Making international diplomacy more accessible and equitable through data science
Can data science level the international playing field?
Diplomacy is the practice of negotiation through which countries and organizations seek their objectives cooperatively, on bilateral and multilateral levels. Just as in the 1990s the rise of cable news gave a new 'real-time policy' pace to this secular practice, the big data revolution is again transforming the tools of diplomacy. Data Diplomacy consists in the infusion of data, and expertise on data, into relations between nation-states or other entities, enabling better governmental decisions and the participation of stakeholders from civil society, academia, and technology sectors. Yet, although digital innovations bear a promise of diffusion and horizontality, such potential is not equally distributed. Less developed countries are at a disadvantage to muster the technical and human resources to produce, collect, and evaluate data in many policy areas, curtailing the assertiveness of their diplomatic apparatuses when compared to better-resourced governments. The policy challenge at hand is how to harness the potential of data science to level the playing field and equip governments more equitably to operate in multilateral arenas across key policy areas.
"Data Diplomacy" consists in "the infusion of data, and expertise on data, into relations between nation-states or other entities", enabling better governmental decisions and the participation of stakeholders from civil society, academia, and technology sectors.
We emphasize three policy areas that are marked by imbalances and call for data-based innovation: energy, security, and multilateralism.
Less developed countries struggle to form negotiating positions in the multilateral energy regime due to information scarcity. Existing datasets cover energy flows but not the formal instruments of cooperation between governments. Mapping the landscape of diplomatic agreements can fill this knowledge gap and outline trends of partnerships and energy matrices for each country.
The UN Security Council (UNSC) is the capstone of global security and it is characterized by an imbalance between permanent and rotating members. The former, being great powers, have more resources and accumulated institutional memory on substance and procedure than the latter. To act with dexterity at the Council, it is important that all members, especially temporary ones, are able to muster intelligence on Council debates and practices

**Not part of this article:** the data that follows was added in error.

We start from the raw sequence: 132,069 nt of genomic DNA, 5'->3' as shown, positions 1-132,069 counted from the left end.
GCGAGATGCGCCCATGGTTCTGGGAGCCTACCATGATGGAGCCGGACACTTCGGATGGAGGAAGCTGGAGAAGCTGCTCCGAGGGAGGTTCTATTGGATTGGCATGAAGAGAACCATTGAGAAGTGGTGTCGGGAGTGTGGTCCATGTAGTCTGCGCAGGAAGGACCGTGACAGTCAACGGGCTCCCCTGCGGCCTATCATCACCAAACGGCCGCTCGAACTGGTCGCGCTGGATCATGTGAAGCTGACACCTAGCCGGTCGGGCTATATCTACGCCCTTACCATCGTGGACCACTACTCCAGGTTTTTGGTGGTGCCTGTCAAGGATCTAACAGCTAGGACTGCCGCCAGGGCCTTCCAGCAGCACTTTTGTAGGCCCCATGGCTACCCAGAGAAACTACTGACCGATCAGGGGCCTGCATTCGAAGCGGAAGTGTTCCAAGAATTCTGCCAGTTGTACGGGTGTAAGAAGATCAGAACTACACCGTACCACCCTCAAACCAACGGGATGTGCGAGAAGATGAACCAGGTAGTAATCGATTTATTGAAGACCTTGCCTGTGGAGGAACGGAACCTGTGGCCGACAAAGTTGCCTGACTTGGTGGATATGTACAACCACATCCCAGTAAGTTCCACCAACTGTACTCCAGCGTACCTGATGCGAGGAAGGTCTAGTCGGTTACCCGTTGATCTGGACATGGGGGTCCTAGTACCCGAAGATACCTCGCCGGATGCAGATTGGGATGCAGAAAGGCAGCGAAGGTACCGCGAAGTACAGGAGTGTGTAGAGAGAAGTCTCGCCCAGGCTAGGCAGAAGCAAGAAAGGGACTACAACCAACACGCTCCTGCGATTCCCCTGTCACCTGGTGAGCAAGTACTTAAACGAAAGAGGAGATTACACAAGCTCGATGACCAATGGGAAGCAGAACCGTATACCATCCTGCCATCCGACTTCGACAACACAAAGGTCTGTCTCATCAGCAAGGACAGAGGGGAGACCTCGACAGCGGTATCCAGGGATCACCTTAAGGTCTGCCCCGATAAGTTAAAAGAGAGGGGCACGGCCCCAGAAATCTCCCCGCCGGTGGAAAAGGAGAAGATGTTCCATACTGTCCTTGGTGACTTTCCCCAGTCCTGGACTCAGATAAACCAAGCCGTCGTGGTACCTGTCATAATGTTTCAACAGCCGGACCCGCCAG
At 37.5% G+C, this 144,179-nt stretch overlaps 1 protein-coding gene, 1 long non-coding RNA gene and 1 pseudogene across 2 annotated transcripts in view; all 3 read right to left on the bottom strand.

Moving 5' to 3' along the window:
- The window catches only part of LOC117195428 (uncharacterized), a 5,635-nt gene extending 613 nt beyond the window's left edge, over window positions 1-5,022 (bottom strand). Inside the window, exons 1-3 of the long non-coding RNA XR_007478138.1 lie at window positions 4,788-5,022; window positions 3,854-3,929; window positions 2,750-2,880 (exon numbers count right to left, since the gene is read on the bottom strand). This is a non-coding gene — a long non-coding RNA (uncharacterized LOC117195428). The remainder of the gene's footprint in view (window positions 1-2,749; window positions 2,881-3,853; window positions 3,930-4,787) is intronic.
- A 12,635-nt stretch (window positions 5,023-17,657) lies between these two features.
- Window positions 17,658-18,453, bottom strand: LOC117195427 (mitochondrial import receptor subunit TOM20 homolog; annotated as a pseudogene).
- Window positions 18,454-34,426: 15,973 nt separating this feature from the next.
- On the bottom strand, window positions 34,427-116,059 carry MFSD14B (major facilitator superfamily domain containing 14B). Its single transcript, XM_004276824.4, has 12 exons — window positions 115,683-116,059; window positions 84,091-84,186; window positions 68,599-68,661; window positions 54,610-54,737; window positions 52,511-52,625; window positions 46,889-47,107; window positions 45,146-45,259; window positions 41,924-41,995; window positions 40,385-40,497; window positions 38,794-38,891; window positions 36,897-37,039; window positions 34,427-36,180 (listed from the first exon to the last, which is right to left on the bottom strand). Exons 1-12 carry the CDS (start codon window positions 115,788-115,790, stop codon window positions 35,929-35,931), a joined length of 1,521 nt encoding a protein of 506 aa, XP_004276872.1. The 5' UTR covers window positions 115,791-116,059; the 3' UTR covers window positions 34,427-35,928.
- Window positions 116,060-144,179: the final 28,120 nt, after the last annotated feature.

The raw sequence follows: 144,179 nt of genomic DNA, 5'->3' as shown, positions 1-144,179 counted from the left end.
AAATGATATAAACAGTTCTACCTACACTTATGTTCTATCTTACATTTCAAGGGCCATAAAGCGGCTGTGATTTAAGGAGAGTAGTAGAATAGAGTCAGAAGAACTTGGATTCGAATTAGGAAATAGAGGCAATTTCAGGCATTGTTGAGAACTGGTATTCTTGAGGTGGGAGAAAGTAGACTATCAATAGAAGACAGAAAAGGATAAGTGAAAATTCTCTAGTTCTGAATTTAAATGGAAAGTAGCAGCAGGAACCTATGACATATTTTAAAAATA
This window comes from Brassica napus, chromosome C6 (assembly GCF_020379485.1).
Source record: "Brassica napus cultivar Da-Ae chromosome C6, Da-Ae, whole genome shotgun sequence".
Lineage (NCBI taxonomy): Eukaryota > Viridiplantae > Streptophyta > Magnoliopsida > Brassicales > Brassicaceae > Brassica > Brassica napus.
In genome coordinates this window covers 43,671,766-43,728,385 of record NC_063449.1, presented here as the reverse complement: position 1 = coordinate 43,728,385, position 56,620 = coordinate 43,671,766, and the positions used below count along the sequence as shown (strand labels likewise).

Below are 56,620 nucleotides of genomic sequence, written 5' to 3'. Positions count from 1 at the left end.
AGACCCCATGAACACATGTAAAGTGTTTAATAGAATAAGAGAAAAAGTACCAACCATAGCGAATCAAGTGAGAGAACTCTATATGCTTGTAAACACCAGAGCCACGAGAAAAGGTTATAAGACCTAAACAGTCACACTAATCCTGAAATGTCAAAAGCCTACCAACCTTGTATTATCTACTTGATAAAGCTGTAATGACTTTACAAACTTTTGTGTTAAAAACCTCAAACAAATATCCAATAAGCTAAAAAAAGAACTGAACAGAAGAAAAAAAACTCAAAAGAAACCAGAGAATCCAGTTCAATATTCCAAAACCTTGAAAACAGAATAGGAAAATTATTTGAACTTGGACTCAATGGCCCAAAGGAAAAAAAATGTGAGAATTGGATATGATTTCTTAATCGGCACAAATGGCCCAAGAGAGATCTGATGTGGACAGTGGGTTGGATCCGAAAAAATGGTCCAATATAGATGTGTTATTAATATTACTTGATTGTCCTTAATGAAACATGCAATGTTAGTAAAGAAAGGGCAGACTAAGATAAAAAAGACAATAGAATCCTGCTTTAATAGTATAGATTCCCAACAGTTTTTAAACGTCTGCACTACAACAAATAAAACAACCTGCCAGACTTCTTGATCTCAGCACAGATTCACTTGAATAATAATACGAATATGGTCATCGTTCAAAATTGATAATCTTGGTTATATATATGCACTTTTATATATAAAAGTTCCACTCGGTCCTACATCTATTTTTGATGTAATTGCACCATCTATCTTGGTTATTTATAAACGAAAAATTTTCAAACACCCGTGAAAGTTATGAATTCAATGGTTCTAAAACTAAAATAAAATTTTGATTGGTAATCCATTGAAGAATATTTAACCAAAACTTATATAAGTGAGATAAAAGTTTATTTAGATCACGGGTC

Bureaucratic complexity is a core challenge to the legitimacy of the UN General Assembly (UNGA). The enormous output of resolutions makes it difficult for countries and Secretariat to monitor initiatives, thus encumbering the organization’s ability to report back on progress to its stakeholders. This complexity can be overcome with digital tools that facilitate navigation across the corpus of UN documents
The project "Data Diplomacy" gathers researchers on International Relations, data science, and UN practitioners to exchange knowledge that enhances multilateral diplomacy.To overcome disparities in the policy domains of energy, security, and multilateralism, the following products are planned
By bringing together multiple stakeholders from academia, government, and international service, the project contributes to SDG 17:
"Strengthen the means of implementation and revitalize the Global Partnership for Sustainable Development"
Specifically, it furthers SDG 17.6:
"Enhance North-South, South-South and triangular regional and international cooperation on and access to science, technology and innovation and enhance knowledge sharing on mutually agreed terms, including through improved coordination among existing mechanisms, in particular at the United Nations level, and through a global technology facilitation mechanism"